The caring personally aspect of the ‘Radical Candor’ graph Scott refers to as the “Give A Damn” axis. Scott observes that, early on, we’re told we need to be “professional” in our work, and that, somewhere along the line, “professional” has come to mean the need to, as Scott describes it, “…leave your emotions…leave your humanity…leave the very best part of yourself at home.” Scott stresses the importance of going beyond just being “professional” and bringing your “whole self” to the job which includes “giving a damn”/caring personally. Scott contends, “You’re never going to do the best work of your life if you leave half of yourself…at home. You can’t care personally about someone else with only half of yourself.”
The challenging directly aspect of the ‘Radical Candor’ graph Scott refers to as the “Willing to Piss People Off” axis. Scott points out that a key part of being a good leader is being willing to say things that are difficult to hear – things that could makes a person feel uncomfortable or upset. Scott explains, “As a manager, you have to be willing to say what you really think in order for either your thinking to be corrected or your employee’s thinking to be corrected,” which requires “getting real” and not “beating around the bush.”
The aim, according to Scott is to move as high up on the “Caring Personally”/ “Challenge Directly” axes as possible in order to land in ‘Radical Candor’ territory. Landing in this radical candor ‘sweet spot’ quadrant helps avoid the three quadrants on the lower end of the axes that Scott refers to as ‘Ruinous Empathy,’ ‘Manipulative Insincerity’ and ‘Obnoxious Aggression.’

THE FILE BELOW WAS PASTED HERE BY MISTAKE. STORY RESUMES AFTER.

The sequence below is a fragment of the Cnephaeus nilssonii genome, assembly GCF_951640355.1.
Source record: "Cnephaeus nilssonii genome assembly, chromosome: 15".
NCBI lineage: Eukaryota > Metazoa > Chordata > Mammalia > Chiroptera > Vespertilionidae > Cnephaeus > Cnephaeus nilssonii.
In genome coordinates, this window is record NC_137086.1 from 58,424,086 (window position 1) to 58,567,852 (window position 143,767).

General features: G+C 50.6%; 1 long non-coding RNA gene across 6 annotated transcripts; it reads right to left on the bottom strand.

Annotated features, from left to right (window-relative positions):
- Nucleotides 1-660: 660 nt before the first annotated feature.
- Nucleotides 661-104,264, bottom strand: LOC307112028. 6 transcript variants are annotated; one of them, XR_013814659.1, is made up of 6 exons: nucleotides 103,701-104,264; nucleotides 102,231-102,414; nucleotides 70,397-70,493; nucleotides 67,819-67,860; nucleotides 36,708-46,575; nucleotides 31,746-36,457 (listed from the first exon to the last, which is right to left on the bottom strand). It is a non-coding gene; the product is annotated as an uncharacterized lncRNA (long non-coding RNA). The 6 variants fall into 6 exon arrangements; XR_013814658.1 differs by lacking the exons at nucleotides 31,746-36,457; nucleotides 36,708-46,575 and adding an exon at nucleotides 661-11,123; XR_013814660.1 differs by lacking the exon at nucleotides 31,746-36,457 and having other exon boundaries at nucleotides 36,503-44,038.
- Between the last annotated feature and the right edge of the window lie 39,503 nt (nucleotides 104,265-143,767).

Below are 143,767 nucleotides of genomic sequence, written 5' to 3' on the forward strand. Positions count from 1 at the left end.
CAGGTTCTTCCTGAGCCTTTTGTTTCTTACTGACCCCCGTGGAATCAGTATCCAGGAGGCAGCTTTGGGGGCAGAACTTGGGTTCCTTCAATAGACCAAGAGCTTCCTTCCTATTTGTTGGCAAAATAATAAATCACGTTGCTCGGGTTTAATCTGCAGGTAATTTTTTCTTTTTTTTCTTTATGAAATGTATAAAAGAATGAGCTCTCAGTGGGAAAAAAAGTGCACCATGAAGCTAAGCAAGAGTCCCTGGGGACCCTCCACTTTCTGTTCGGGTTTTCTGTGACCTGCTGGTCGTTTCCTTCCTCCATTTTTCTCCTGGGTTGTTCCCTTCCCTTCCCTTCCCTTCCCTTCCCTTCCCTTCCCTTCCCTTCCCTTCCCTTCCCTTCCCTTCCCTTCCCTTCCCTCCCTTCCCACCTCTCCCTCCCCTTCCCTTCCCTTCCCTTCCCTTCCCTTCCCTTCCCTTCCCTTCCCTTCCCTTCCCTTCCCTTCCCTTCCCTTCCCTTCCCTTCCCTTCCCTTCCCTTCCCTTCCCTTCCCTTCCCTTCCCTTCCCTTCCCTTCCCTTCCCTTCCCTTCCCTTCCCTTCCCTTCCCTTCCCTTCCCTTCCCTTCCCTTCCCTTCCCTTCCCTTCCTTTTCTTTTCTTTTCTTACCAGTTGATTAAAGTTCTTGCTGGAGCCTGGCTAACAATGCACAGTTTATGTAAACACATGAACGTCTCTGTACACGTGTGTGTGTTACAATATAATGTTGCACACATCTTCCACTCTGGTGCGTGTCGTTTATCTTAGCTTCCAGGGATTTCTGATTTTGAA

I’ve long been a proponent of straightforward feedback at work – doing my best to be constructively frank with those who report to me and looking for that same frankness from those to whom I’ve reported. The ‘Radical Candor’ approach involves asking, ‘How can I help my employees be the best version of themselves?’ ‘How can I best let them know how they can improve and move to the next level?’ ‘What do they have to share in response?’ There’s no question that vulnerabilities can bubble up to the surface whenever radical candor is at play, but Scott makes it clear that addressing issues early on is better than letting them go unchecked – which can lead to far greater pain and misunderstanding.
The radical candor I’ve received over the years has helped me to become a better listener. It has pushed me out of my comfort zone, helped me aim for higher goals, and helped me lead with humble confidence. With employees and colleagues, alike, I look at radical candor as an opportunity to share two-way feedback in a spirit of good faith and growth. It’s truth-to-power in a space of psychological safety.
Scott sees radical candor as a “moral obligation” to share the truth as you see it in order to challenge and be challenged in return. While there’s no denying the truth can “hurt,” the truth can also set both the manager and employee free in terms of improved trust and communication – helping to foster far greater success in the long run.
I encourage you to learn more about how you can give and receive radically candid feedback in the spirit of helping others thrive and becoming the best version of yourself. It will change the way you navigate your life and career.